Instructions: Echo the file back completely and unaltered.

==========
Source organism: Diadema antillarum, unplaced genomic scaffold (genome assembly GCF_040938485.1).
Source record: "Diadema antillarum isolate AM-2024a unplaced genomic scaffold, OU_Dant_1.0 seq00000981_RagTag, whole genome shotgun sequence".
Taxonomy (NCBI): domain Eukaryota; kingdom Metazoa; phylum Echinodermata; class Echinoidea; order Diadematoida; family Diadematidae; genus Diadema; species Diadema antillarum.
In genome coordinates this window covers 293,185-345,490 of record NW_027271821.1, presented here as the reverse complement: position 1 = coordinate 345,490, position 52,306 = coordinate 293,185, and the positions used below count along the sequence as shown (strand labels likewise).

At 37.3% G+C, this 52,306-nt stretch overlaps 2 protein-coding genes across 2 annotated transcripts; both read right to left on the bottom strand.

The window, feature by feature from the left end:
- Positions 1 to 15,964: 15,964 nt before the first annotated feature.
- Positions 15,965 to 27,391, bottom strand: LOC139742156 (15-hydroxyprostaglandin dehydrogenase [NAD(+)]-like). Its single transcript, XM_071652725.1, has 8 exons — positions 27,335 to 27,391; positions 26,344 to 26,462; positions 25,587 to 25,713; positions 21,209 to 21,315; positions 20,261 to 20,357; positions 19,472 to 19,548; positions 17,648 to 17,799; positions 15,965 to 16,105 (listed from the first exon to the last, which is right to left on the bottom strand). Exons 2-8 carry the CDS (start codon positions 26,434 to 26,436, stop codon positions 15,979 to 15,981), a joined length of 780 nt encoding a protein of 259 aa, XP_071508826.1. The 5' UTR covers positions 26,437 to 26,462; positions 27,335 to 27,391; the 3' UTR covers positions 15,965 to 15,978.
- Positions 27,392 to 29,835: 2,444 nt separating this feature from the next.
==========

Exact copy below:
Source organism: Diadema antillarum, unplaced genomic scaffold (genome assembly GCF_040938485.1).
Source record: "Diadema antillarum isolate AM-2024a unplaced genomic scaffold, OU_Dant_1.0 seq00000981_RagTag, whole genome shotgun sequence".
Taxonomy (NCBI): domain Eukaryota; kingdom Metazoa; phylum Echinodermata; class Echinoidea; order Diadematoida; family Diadematidae; genus Diadema; species Diadema antillarum.
In genome coordinates this window covers 293,185-345,490 of record NW_027271821.1, presented here as the reverse complement: position 1 = coordinate 345,490, position 52,306 = coordinate 293,185, and the positions used below count along the sequence as shown (strand labels likewise).

At 37.3% G+C, this 52,306-nt stretch overlaps 2 protein-coding genes across 2 annotated transcripts; both read right to left on the bottom strand.

The window, feature by feature from the left end:
- Positions 1 to 15,964: 15,964 nt before the first annotated feature.
- Positions 15,965 to 27,391, bottom strand: LOC139742156 (15-hydroxyprostaglandin dehydrogenase [NAD(+)]-like). Its single transcript, XM_071652725.1, has 8 exons — positions 27,335 to 27,391; positions 26,344 to 26,462; positions 25,587 to 25,713; positions 21,209 to 21,315; positions 20,261 to 20,357; positions 19,472 to 19,548; positions 17,648 to 17,799; positions 15,965 to 16,105 (listed from the first exon to the last, which is right to left on the bottom strand). Exons 2-8 carry the CDS (start codon positions 26,434 to 26,436, stop codon positions 15,979 to 15,981), a joined length of 780 nt encoding a protein of 259 aa, XP_071508826.1. The 5' UTR covers positions 26,437 to 26,462; positions 27,335 to 27,391; the 3' UTR covers positions 15,965 to 15,978.
- Positions 27,392 to 29,835: 2,444 nt separating this feature from the next.